Soil Moisture Sensor Design for Crop Management System by Using Cellular Communication
|B.Vamsi Krishna 1, K.Priyanka2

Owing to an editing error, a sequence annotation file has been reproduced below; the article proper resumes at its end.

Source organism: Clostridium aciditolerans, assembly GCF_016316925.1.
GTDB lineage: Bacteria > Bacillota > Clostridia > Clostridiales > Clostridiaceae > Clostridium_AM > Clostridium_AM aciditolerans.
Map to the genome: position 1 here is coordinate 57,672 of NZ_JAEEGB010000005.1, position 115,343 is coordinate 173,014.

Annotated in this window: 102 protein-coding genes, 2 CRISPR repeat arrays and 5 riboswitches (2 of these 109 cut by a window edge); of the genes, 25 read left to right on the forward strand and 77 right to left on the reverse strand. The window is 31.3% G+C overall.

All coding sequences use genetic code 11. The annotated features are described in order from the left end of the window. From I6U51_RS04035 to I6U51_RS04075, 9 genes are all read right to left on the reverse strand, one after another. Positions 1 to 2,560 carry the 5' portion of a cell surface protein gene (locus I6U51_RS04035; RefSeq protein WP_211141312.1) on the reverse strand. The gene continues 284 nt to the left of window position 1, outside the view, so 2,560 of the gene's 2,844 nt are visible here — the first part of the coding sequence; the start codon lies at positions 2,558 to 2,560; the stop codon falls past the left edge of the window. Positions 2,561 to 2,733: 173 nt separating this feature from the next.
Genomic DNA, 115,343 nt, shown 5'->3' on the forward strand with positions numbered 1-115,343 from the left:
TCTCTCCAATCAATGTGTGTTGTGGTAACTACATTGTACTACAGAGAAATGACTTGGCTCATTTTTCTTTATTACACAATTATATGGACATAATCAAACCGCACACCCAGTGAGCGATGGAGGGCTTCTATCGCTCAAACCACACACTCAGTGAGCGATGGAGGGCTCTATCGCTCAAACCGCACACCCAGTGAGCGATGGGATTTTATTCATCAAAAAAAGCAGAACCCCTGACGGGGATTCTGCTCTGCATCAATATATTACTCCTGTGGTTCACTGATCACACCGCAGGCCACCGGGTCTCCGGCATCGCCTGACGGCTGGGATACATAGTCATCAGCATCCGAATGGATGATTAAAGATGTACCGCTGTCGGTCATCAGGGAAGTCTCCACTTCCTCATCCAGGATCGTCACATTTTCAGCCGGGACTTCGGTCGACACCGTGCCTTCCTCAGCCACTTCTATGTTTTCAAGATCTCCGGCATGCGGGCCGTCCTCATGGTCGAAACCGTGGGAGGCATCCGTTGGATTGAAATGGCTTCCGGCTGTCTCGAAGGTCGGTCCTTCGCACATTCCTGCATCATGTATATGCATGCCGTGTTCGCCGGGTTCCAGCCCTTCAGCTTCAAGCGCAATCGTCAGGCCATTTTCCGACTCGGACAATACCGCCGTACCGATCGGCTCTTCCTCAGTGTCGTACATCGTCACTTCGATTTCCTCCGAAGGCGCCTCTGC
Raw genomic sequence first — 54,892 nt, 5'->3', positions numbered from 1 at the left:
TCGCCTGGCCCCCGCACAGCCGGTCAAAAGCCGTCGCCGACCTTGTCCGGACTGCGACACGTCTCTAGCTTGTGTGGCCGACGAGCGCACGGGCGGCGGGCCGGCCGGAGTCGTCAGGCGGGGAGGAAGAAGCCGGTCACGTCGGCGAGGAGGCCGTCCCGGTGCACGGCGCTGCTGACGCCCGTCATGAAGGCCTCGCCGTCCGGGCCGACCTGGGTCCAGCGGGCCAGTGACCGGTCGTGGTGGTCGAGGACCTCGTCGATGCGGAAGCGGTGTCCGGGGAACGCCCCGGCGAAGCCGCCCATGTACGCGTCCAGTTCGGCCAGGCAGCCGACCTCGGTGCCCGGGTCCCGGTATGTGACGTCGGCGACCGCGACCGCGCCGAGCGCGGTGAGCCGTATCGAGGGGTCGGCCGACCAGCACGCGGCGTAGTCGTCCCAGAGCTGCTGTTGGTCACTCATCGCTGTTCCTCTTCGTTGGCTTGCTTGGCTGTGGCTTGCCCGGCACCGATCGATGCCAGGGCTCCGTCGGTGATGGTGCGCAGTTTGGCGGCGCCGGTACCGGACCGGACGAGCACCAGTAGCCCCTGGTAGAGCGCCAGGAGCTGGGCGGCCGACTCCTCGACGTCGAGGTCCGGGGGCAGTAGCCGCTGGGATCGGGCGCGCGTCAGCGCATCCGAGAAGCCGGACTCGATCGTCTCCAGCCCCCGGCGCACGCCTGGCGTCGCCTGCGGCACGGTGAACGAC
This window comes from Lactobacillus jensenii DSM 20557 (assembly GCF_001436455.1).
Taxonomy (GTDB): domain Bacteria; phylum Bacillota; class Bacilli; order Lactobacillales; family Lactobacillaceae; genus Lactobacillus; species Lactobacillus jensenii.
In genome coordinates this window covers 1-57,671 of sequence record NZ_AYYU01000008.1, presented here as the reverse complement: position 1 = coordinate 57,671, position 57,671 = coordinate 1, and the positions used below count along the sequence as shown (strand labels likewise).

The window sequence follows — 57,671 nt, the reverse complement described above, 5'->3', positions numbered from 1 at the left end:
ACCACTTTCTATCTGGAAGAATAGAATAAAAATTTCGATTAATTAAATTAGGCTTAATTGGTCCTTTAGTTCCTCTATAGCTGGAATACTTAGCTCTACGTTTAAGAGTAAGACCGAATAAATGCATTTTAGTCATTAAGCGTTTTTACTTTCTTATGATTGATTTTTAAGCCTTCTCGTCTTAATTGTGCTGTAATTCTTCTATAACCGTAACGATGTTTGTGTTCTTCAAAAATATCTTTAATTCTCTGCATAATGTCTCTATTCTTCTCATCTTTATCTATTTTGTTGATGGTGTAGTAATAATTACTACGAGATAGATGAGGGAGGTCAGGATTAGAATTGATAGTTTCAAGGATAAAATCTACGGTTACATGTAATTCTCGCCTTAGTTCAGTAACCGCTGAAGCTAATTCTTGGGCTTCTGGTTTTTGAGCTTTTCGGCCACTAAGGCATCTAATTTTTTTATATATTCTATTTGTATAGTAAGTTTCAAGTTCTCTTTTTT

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Irrigation refers to the supplying water to the dry land as a supplementation of rain water. It is mainly aimed for cultivation. There are various types of systems of irrigation practices in different parts of India. Irrigation in India is carried on through wells, tanks, canals, Perennial canal; Multi-purpose river valley projects etc. Irrigation can be defined as human manipulation of the hydrologic cycle to improve crop production and quality and to decrease economic efforts of drought. Irrigation is the artificial application of water to plants for their growth and maturity. Irrigation water is supplied to supplement the water available from rainfall and the contribution of soil moisture from ground water. Irrigation water can come from nearby rivers or underground water (groundwater) or storage ponds specifically designed to collect High River flows during winter. Pipes, channels and wells dug into the ground allow water to be taken from its source to the farms, vineyards and orchards where it will be used. Today a diverse range of ever-evolving technologies exist to efficiently apply irrigation water to crops. How much water is used depends on the type of crop, the soil in which the crop is being grown and the amount of rainfall in that area. Rainfall is the primary sources of water for irrigation. It is not available though out the year. The stored rain water either in tank or in subsurface is used as resources of irrigation water for an indefinite period. Following are the sources of irrigation water.